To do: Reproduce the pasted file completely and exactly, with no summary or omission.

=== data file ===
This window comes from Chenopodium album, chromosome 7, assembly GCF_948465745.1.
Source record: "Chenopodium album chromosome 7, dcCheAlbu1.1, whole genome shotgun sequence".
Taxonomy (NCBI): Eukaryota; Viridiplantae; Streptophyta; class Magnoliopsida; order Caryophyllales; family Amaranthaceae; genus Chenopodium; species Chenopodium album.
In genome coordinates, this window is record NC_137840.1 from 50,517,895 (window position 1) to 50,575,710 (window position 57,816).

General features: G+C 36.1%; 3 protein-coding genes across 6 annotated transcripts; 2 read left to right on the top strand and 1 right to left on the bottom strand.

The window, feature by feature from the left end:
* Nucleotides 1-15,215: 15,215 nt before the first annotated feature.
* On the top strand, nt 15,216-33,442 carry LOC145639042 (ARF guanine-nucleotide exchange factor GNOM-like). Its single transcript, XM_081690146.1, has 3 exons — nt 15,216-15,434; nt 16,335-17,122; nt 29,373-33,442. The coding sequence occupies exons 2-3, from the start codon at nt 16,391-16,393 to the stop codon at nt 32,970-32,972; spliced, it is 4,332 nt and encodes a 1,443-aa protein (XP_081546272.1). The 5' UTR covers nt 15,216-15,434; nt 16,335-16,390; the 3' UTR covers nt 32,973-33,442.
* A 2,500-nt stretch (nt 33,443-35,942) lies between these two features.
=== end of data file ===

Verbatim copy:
This window comes from Chenopodium album, chromosome 7, assembly GCF_948465745.1.
Source record: "Chenopodium album chromosome 7, dcCheAlbu1.1, whole genome shotgun sequence".
Taxonomy (NCBI): Eukaryota; Viridiplantae; Streptophyta; class Magnoliopsida; order Caryophyllales; family Amaranthaceae; genus Chenopodium; species Chenopodium album.
In genome coordinates, this window is record NC_137840.1 from 50,517,895 (window position 1) to 50,575,710 (window position 57,816).

General features: G+C 36.1%; 3 protein-coding genes across 6 annotated transcripts; 2 read left to right on the top strand and 1 right to left on the bottom strand.

The window, feature by feature from the left end:
* Nucleotides 1-15,215: 15,215 nt before the first annotated feature.
* On the top strand, nt 15,216-33,442 carry LOC145639042 (ARF guanine-nucleotide exchange factor GNOM-like). Its single transcript, XM_081690146.1, has 3 exons — nt 15,216-15,434; nt 16,335-17,122; nt 29,373-33,442. The coding sequence occupies exons 2-3, from the start codon at nt 16,391-16,393 to the stop codon at nt 32,970-32,972; spliced, it is 4,332 nt and encodes a 1,443-aa protein (XP_081546272.1). The 5' UTR covers nt 15,216-15,434; nt 16,335-16,390; the 3' UTR covers nt 32,973-33,442.
* A 2,500-nt stretch (nt 33,443-35,942) lies between these two features.